Glioma, also known as “glial heterotopia” is a non-neoplastic lesion consisting of neuroglial tissue without the communication to the central nervous sytem. It commonly occurs at birth or within 1-2 years of life; and has no genetic predisposition. Glioma can be categorized as extranasal, intranasal, or mixed lesions. Extranasal lesion (as seen here) is the most common form, comprising approximately 60% of all glioma. It presents as a 1-3cm subcutaneous firm mass along the bridge of the nose.
Astrocytes and neuroglial fibers are present along with fibrous and vascularized tissue (low mag: left; high mag: right). Neurons are rarely seen. Immunocytochemistry with glial fibrillary acidic protein (GFAP) antibody can be performed to confirm the presence of neuroglial tissue.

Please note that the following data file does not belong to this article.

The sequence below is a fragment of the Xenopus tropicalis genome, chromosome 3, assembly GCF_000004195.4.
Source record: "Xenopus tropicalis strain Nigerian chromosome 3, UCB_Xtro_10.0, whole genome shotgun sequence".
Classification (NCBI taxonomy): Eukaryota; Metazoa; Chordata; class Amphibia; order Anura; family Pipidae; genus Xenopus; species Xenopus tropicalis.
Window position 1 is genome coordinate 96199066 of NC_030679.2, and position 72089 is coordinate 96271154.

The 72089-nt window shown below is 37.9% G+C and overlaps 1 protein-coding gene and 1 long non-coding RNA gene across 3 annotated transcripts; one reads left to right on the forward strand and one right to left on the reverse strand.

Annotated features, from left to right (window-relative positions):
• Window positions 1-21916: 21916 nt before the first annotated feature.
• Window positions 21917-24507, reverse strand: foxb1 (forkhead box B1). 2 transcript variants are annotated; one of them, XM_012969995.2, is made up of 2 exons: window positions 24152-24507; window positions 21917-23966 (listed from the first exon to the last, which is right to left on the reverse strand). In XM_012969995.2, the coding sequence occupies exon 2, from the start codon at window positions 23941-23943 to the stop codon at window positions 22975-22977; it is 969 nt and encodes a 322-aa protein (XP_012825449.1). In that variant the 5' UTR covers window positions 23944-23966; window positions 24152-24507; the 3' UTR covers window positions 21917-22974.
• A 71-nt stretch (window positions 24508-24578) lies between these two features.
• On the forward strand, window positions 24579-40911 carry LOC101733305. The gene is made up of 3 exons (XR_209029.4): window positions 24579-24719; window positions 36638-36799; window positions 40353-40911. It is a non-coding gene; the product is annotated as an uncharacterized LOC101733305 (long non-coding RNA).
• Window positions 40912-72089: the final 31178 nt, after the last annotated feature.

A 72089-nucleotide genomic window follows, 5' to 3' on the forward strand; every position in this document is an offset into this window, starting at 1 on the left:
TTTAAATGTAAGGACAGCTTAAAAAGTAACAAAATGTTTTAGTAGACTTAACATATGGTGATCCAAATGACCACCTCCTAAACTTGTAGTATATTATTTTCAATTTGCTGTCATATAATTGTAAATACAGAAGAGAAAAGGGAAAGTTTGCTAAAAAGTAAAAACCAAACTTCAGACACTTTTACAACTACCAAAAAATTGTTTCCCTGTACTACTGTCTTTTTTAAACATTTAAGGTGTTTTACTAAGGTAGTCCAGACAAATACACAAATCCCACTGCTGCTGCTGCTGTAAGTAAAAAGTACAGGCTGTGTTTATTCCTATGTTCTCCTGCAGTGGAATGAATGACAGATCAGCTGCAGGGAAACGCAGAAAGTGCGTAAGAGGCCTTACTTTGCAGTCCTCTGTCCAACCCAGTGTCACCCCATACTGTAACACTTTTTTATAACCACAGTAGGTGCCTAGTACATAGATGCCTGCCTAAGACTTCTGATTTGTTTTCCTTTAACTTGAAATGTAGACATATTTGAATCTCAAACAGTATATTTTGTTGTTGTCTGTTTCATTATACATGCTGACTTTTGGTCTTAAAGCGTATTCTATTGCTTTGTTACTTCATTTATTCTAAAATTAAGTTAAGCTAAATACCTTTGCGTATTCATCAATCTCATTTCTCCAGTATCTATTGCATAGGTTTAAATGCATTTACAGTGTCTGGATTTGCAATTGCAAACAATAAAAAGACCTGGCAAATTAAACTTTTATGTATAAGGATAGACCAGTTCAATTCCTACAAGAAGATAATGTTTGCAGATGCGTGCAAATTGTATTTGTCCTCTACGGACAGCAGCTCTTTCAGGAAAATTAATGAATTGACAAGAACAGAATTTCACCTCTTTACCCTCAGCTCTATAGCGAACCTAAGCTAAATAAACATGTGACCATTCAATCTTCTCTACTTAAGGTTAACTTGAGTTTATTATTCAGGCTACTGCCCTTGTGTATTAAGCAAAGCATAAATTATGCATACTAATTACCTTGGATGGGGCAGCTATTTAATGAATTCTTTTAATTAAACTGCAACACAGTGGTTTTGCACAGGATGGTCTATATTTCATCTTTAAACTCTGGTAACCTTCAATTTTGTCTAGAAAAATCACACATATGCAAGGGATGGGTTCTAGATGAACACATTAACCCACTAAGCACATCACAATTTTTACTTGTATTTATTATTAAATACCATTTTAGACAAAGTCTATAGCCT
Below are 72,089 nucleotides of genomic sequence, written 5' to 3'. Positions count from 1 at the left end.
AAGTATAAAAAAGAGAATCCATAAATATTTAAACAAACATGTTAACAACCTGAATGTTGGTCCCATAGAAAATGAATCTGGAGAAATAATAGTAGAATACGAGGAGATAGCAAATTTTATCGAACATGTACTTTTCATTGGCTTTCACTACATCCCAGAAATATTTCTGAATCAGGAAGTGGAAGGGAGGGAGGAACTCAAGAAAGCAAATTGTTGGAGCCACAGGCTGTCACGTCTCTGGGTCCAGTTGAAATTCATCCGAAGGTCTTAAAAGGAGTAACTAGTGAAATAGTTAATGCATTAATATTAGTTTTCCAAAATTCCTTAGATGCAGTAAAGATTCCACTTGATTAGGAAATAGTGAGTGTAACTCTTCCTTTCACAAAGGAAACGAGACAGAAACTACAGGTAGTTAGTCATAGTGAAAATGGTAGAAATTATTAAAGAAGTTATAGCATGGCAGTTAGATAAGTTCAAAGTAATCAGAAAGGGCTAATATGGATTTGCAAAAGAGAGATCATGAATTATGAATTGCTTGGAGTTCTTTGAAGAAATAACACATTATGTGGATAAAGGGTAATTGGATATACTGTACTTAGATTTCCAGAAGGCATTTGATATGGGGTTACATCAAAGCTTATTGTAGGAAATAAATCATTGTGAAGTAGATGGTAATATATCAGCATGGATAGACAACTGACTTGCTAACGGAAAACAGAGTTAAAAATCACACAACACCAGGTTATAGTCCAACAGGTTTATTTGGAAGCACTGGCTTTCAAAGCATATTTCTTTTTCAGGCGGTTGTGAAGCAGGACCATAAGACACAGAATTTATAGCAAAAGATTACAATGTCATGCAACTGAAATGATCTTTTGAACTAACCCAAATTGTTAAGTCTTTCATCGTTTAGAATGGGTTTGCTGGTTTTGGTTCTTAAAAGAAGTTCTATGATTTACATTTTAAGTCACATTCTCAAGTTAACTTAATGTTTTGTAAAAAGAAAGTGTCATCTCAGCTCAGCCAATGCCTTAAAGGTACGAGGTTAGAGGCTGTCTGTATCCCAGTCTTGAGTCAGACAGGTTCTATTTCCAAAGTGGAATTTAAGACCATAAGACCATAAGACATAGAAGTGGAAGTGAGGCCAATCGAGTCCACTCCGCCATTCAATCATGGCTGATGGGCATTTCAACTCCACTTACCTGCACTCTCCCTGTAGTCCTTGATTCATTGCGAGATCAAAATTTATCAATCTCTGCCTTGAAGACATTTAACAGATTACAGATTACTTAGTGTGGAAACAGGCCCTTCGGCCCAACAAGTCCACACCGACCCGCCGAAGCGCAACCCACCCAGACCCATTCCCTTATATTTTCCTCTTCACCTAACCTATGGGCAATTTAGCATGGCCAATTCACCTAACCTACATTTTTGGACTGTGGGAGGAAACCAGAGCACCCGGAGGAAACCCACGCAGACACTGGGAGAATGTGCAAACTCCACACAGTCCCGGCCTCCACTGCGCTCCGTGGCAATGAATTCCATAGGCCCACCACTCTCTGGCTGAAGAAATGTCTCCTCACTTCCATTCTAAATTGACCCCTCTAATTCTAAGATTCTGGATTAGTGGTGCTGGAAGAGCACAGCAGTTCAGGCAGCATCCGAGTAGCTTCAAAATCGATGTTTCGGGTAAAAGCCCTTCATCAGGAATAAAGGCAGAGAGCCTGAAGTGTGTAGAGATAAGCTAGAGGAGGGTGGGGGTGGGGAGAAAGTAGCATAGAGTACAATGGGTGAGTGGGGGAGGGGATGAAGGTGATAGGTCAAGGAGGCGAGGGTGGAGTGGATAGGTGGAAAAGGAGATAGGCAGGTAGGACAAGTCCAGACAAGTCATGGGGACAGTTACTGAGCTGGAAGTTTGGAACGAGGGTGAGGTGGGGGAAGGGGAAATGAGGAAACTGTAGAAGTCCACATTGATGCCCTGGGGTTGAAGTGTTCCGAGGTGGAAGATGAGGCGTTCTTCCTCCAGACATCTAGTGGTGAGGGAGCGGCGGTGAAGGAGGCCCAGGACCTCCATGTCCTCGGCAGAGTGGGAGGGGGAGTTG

Gliomas are common in the first few years of life, but can occur in any age group. Symptoms can vary depending on the location of the lesion. Prior to biopsy or surgical resection of the lesion, one should obtain a CT scan to rule out the possibility of communication to the cranial cavity (e.g., encephalocele) or other potential CNS involvement. When evaluating the patient, the clinician can apply pressure on the ipsilateral jugular vein to elicit swelling or pulsation of the lesion (Furstenberg test). The presence of these findings highly suggests an encephalocele. Treatment is complete resection of the lesion. Incomplete resection results in recurrence of the lesion.